Are you having back pain with any of the following?
We understand that you are experiencing one or more of the health issues that might be impacting your back pain.
We recommend that you discuss these health issues with your doctor before proceeding with this program.
Once you are cleared by your doctor to do this program, we hope it helps you find relief from your back pain.
Trichomoniasis is a sexually transmitted disease caused by Trichomonas vaginalis, a type of bacterial parasite. Both men and women can get trichomoniasis, also known as "trich."
It is important to understand that when you become sexually active, you can be at risk of getting an STD. This is true for all forms of sexual activity such as oral, vaginal, or anal intercourse.
Sexually transmitted diseases are caused by different bacteria or viruses that are passed between partners during sexual activity. Some STDs are easily treated with no long-term effects, while others can be carried for life or cause serious or life-threatening diseases.
Except for not having sex (abstinence), there is no sure way to avoid contracting an STD. You can reduce your risk of getting STDs by:
The uterus is shaped like an upside-down pear; the narrowest, lowest part is the cervix, which separates the uterus from the vaginal canal. Most vaginal infections affect the vaginal canal and vulva (the outer lips of the vagina).
It is possible to be infected with trichomoniasis and not experience any symptoms. This is particularly common for men. If symptoms exist, you might experience:
If you have any of these symptoms, please let us know. During your visit, we will:
Trichomoniasis is caused by a parasite named Trichomonas vaginalis. You can become infected by having sex with an infected partner (either a man or a woman).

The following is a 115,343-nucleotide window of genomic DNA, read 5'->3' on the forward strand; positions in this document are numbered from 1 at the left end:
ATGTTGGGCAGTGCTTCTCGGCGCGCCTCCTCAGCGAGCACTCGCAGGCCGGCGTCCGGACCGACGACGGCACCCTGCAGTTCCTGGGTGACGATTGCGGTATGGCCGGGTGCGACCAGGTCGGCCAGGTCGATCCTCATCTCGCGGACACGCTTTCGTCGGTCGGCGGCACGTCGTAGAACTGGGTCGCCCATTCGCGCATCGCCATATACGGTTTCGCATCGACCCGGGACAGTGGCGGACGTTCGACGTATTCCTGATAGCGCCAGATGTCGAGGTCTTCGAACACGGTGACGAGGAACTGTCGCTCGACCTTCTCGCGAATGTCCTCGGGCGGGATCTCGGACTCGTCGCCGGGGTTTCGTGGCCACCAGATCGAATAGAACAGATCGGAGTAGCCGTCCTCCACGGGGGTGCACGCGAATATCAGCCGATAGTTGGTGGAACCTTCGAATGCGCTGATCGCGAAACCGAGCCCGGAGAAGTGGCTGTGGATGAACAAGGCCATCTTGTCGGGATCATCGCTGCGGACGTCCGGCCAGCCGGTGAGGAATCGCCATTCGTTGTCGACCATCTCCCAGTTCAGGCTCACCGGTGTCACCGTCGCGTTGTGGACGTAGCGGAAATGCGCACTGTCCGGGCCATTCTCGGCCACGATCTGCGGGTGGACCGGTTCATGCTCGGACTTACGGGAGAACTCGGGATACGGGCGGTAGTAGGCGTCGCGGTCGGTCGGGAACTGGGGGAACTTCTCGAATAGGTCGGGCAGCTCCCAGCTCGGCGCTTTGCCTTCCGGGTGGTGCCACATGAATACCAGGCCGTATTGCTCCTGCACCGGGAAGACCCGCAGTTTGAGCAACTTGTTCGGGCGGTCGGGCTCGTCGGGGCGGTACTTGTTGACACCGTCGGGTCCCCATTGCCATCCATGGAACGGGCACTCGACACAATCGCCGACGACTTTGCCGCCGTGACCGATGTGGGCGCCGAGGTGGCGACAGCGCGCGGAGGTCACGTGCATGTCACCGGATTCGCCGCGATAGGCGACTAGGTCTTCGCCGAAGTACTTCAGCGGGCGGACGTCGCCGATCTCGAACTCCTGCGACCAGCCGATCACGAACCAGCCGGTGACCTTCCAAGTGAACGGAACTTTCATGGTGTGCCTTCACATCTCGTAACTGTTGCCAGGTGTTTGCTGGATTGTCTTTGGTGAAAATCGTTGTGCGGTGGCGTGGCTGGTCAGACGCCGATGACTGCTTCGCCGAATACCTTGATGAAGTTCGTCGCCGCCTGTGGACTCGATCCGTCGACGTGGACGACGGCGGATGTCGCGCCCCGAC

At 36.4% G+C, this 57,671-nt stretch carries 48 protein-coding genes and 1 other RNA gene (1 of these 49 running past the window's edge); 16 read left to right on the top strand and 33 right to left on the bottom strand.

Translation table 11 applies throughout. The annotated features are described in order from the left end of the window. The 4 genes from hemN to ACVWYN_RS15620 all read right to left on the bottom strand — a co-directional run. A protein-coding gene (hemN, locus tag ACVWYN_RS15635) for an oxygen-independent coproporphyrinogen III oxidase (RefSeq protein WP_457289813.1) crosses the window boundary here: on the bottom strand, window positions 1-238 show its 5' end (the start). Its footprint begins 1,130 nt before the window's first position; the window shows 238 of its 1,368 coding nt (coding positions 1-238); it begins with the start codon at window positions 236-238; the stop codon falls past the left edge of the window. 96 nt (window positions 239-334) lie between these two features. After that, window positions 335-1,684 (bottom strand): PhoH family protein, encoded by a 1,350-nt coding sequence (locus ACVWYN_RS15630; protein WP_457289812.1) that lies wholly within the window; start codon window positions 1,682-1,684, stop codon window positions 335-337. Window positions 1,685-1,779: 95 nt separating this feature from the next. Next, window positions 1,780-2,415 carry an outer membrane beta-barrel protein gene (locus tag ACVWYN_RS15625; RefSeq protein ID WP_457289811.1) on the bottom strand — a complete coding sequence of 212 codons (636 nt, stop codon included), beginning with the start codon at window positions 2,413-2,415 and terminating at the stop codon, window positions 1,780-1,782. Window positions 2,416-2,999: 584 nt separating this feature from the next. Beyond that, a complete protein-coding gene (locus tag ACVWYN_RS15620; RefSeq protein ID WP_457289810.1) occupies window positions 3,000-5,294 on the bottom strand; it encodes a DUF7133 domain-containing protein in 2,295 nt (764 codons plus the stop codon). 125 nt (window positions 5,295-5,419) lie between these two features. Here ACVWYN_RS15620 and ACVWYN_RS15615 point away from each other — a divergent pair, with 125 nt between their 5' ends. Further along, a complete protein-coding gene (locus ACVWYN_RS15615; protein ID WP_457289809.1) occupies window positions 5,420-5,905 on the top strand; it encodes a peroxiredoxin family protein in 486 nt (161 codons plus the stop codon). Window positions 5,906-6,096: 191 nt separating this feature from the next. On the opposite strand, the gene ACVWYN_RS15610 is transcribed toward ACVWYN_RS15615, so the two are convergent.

To prevent trichomoniasis, use a condom every time you have sex.
It is important to treat trichomoniasis so that it is not passed back and forth during sexual intercourse.
If you have trichomoniasis or any STD, you should also be tested for HIV, syphilis, and the hepatitis C virus. If you have not already been vaccinated for hepatitis B, you should be tested for that as well.
If you have an emergency medical condition, call 911 or go to the nearest hospital. An emergency medical condition is any of the following: (1) a medical condition that manifests itself by acute symptoms of sufficient severity (including severe pain) such that you could reasonably expect the absence of immediate medical attention to result in serious jeopardy to your health or body functions or organs; (2) active labor when there isn't enough time for safe transfer to a Plan hospital (or designated hospital) before delivery, or if transfer poses a threat to your (or your unborn child's) health and safety, or (3) a mental disorder that manifests itself by acute symptoms of sufficient severity such that either you are an immediate danger to yourself or others, or you are not immediately able to provide for, or use, food, shelter, or clothing, due to the mental disorder.
This information is not intended to diagnose health problems or to take the place of specific medical advice or care you receive from your physician or other health care professional. If you have persistent health problems, or if you have additional questions, please consult with your doctor. If you have questions or need more information about your medication, please speak to your pharmacist. Kaiser Permanente does not endorse the medications or products mentioned. Any trade names listed are for easy identification only.